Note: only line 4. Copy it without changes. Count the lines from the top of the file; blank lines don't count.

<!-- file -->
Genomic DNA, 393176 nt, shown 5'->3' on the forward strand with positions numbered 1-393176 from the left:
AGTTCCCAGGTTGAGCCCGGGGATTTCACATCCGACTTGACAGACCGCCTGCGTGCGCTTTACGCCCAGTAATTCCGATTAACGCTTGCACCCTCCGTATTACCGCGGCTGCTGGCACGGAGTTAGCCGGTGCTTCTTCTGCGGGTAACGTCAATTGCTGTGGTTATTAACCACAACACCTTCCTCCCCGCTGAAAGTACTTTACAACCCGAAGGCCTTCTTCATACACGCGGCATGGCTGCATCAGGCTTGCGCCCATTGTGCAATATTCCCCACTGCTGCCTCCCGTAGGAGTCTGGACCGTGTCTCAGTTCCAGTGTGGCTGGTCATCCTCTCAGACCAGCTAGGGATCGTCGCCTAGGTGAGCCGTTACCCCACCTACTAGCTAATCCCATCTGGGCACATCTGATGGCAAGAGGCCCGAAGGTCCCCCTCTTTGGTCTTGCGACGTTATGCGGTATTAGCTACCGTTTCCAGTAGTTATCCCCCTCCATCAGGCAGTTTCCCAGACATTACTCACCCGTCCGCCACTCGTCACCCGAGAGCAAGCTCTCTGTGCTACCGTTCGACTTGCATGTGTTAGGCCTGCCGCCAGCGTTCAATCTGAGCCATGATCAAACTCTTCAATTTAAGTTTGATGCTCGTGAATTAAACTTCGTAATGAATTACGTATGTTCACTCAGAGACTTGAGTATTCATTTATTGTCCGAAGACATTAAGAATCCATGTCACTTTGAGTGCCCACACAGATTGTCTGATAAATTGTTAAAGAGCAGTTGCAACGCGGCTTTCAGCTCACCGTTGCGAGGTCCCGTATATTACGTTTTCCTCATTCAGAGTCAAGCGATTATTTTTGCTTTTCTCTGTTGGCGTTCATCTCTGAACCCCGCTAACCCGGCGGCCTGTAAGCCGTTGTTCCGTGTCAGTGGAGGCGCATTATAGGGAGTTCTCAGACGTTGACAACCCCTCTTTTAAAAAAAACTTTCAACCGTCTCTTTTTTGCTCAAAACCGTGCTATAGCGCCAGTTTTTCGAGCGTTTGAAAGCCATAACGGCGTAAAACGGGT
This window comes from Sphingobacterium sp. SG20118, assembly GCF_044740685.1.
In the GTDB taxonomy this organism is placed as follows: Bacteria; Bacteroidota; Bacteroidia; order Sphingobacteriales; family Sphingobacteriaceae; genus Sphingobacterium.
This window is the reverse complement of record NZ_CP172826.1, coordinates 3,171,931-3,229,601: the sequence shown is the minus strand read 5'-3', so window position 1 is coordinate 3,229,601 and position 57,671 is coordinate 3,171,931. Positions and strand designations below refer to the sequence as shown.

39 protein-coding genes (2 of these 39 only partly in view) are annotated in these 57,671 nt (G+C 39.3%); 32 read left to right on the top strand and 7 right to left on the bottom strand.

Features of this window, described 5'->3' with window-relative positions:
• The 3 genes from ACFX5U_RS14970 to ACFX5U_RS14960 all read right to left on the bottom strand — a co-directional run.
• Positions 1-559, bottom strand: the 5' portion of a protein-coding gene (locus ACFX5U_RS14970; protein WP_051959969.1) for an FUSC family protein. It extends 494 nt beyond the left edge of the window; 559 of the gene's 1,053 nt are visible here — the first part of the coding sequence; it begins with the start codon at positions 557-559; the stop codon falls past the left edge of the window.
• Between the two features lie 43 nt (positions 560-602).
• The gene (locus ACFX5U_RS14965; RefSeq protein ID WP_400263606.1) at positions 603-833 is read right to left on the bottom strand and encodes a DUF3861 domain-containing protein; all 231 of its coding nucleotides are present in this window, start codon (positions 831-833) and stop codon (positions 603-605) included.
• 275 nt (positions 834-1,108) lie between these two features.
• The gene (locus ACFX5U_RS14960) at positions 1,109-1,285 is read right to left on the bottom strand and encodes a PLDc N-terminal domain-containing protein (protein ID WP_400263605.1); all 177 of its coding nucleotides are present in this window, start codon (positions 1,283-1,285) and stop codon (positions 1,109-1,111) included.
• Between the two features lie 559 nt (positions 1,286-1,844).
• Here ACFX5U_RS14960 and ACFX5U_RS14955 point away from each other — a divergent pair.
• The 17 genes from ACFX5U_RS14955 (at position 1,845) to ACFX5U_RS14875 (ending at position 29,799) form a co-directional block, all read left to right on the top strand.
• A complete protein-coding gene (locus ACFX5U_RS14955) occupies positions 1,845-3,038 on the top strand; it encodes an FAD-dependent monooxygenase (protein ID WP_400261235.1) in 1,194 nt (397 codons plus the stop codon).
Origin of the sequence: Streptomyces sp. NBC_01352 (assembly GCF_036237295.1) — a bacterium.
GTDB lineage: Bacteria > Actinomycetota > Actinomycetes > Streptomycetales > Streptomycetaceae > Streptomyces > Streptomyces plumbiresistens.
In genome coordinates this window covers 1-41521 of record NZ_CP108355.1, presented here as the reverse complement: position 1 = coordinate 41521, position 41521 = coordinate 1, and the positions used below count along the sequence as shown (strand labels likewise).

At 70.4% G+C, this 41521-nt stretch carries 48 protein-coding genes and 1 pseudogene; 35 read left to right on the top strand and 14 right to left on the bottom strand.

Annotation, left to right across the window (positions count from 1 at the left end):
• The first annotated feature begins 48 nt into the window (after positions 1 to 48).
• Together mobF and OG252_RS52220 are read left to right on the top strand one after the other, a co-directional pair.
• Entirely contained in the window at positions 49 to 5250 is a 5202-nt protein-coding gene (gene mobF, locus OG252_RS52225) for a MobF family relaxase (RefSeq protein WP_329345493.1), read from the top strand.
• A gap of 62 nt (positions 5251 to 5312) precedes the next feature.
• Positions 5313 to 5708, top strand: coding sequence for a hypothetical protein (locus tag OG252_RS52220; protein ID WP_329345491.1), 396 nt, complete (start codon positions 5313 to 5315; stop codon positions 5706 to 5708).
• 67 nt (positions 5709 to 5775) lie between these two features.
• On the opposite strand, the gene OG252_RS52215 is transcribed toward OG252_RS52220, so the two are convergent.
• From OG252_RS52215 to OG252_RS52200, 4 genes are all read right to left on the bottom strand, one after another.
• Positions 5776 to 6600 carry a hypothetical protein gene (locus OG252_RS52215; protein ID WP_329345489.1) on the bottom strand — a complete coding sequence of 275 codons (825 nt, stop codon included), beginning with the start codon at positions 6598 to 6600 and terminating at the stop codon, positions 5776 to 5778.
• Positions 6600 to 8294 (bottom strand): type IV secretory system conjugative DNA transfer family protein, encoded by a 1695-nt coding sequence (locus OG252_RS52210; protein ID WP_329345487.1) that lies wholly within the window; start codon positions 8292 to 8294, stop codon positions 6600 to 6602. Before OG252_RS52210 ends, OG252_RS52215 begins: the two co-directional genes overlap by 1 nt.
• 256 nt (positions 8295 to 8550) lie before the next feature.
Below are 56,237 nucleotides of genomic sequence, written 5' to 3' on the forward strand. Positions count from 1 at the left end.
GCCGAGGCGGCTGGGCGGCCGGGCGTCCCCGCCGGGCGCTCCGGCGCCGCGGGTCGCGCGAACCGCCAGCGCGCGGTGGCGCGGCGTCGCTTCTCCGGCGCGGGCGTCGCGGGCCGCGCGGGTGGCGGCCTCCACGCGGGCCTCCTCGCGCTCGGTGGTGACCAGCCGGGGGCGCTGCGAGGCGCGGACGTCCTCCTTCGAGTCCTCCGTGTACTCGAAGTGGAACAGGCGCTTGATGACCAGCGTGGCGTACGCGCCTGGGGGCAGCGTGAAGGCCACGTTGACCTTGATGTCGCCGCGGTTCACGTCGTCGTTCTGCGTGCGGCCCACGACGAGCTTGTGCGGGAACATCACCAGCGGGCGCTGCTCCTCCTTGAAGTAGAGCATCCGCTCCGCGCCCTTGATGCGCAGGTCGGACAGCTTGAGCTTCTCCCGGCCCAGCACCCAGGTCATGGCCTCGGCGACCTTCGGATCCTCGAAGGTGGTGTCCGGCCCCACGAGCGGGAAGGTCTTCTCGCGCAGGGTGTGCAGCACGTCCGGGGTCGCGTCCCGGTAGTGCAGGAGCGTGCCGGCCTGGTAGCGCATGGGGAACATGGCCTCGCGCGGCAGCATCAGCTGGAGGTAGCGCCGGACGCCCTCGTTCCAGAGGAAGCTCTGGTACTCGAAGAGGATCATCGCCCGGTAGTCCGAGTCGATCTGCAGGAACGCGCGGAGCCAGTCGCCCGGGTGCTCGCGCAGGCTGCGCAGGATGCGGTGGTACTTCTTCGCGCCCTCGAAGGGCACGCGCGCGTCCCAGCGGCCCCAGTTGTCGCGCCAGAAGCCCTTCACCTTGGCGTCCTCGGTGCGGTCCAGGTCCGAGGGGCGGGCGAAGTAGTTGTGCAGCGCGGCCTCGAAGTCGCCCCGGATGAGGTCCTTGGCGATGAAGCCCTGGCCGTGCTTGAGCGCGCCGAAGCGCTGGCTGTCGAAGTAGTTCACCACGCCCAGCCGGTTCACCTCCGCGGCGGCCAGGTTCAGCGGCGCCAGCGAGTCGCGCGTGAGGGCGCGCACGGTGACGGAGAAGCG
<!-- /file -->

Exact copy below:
In the GTDB taxonomy this organism is placed as follows: Bacteria; Bacteroidota; Bacteroidia; order Sphingobacteriales; family Sphingobacteriaceae; genus Sphingobacterium.